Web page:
It’s funny how drastically different this spring season is compared to last year’s. We enjoyed such a mild winter and early spring last year, we were able to get a lot done. The only reason we waited until May 2 to plant our tomatoes last year was because we hadn’t yet acquired the land for them. This year has been so cold and wet that a lot of things have been delayed.
We finished planting our tomatoes in Sunset Hills on April 28. However, this may still have been too early; we’ve also since planted some at Iowa Ave. and they seem to be faring better.
Along with tomatoes in the back section of our Iowa Ave. garden we also transplanted some pepper plants last week. Because of the invasive grass, we planted the peppers in holes we cut through burlap coffee bags and lined all the paths between plants with burlap and straw.
Here’s the whole back section, complete with burlap and straw. Between the peppers and tomatoes we planted parsley, nasturtium, thyme, and other herbs.
We also started a new tomato container garden in the section by the west fence where we were growing nothing but tall grass and weeds. To keep the grass out, we laid out a tarp and plastic sheeting before placing the pots and topping with wood chips. This method worked well for us in a different section last year.
Besides dealing with the terrible grass, we’ve also found evidence of pest damage to some of our newly-sprouted bean plants (above is an Italian pole bean seedling). It happens every year, the beans and peppers are the first to be eaten. We’ve used Dawn dish soap in the past but this year I got some Dr. Bronner’s castile soap- more natural. Mixed with water, I’ve been spraying the tops and bottoms of the leaves and stems of all of our bean plants, and the damage has been limited.
Some of the popcorn we planted sprouted, but not all of it. We want to make sure it grows close together enough for sufficient pollination, so we reseeded some of the areas where germination was low.
We have two new raised beds at Iowa Ave. (as seen in our garden outline) this year. I planted horseradish, mustard, and kale in one, and Eric planted ginger (pictured above) in the other. We grew ginger last year in our side yard after sprouting it in shallow pots first. This year we direct seeded- the smaller pieces are our ginger from last year, the bigger pieces are organic ginger from Local Harvest.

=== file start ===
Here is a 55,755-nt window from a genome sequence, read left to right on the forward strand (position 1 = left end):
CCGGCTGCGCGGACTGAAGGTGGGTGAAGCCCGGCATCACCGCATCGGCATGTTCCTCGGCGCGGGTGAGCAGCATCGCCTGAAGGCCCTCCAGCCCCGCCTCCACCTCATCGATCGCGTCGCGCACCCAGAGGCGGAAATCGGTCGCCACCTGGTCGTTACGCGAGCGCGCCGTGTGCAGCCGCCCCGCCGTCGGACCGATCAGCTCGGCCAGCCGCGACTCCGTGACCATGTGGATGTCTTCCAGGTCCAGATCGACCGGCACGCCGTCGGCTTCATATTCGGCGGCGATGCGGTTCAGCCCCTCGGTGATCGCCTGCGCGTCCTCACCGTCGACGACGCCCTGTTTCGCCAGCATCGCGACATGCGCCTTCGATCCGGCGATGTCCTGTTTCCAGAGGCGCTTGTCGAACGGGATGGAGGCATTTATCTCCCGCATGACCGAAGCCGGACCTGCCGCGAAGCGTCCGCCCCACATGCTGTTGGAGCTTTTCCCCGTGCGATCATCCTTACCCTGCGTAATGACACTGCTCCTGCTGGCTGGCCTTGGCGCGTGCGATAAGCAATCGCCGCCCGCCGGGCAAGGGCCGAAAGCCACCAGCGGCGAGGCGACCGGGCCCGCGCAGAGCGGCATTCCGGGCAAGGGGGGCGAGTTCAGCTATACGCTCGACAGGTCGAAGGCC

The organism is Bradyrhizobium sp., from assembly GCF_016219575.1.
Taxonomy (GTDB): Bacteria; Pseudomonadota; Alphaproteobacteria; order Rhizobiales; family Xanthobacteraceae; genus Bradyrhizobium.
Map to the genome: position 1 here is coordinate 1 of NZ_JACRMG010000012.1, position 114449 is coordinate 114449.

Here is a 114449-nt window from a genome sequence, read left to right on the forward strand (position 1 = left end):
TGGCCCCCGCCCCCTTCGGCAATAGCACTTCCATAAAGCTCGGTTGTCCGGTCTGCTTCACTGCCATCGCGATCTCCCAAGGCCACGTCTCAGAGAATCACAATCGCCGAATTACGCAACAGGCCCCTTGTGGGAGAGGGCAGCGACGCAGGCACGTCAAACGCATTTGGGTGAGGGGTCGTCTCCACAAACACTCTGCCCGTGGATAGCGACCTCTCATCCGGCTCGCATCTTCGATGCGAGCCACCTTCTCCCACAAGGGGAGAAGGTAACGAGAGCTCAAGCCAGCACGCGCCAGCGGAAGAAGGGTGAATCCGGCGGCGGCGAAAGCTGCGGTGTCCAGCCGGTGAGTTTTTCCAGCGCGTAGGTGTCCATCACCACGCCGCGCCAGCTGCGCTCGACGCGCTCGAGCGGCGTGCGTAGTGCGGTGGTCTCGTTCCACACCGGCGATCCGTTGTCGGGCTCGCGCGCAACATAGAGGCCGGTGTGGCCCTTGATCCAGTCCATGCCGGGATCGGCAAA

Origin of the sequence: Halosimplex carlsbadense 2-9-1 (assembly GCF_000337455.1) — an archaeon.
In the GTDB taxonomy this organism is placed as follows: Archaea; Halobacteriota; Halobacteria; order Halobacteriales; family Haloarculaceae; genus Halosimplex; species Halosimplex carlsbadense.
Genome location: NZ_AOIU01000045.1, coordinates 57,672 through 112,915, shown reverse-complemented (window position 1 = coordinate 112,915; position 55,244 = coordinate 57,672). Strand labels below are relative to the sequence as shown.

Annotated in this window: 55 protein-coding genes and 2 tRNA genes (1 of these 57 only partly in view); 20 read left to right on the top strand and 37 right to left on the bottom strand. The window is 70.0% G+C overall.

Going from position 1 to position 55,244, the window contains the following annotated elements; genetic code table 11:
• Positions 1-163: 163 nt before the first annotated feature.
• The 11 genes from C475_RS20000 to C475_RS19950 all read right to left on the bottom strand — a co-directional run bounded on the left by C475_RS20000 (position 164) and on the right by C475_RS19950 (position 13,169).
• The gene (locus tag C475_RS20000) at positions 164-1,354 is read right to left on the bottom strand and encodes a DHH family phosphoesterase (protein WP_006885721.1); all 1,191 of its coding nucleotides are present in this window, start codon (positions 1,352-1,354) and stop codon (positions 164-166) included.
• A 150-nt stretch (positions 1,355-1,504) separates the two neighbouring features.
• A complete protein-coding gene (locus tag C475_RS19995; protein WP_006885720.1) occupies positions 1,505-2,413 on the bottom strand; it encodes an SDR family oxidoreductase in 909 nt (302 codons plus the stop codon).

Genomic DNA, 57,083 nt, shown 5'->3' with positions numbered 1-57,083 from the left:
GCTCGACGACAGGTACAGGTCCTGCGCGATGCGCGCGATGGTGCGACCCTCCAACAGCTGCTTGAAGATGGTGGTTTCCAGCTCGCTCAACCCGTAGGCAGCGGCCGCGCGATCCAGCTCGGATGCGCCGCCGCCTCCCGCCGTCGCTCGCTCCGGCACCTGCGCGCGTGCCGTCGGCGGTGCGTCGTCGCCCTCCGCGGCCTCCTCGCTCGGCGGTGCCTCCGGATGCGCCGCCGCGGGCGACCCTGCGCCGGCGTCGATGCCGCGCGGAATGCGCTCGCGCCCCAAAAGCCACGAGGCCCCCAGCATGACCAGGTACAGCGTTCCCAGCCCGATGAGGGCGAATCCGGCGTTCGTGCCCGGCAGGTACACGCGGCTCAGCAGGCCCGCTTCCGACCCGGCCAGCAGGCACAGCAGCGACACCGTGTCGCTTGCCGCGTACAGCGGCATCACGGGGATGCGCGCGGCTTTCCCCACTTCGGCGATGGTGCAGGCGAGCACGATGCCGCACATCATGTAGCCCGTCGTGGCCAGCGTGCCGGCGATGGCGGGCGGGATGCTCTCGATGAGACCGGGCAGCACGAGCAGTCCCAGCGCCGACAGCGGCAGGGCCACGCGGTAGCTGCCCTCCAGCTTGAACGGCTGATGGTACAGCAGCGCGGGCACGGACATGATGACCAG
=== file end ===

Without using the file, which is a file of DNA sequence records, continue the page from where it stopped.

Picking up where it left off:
The other thing keeping us busy this spring is setting up a new garden space at Eric’s sister’s new house. She found a house in the city with a 1/4 acre lot, and she’s letting us farm it (thanks Amy!). We tilled up this section of her yard literally the same day she closed on the house, May 1.
We called on our Sunset Hills gardening buddy, Tom, to till the area. It was just too much space for our little walk-behind tiller.
After several hours, Tom had mowed the overgrown grass and tilled up these two big sections for us. Unfortunately we were losing daylight, so he was only able to pass over each area once with the tiller.
To really remove all the grass, we needed it tilled again. Of course it rained for the next four days straight, so it took a week before Tom was able to come out to finish the job. As he tilled we worked to pull out grass clumps, and we returned yesterday to continue pulling them out.
Here’s a view from the other side of the yard. In this big section we’ll grow sweet potatoes, squash (summer and winter), pumpkins, melons, and whatever else we can fit.
Today I applied some fertilizer and crushed gypsum to the longer, thinner section where we’ll plant tomatoes, then covered with a layer of free compost. Eric is planning to return tomorrow with our little tiller to work the compost in and space out our mounded rows, then plant tomatoes and peppers! We’re also hoping to install a drip irrigation system to help with watering.
The weather has really forced us to be super productive in the short periods of time between rain. The forecast for this coming week looks pretty clear, thankfully. Lots of work ahead of us!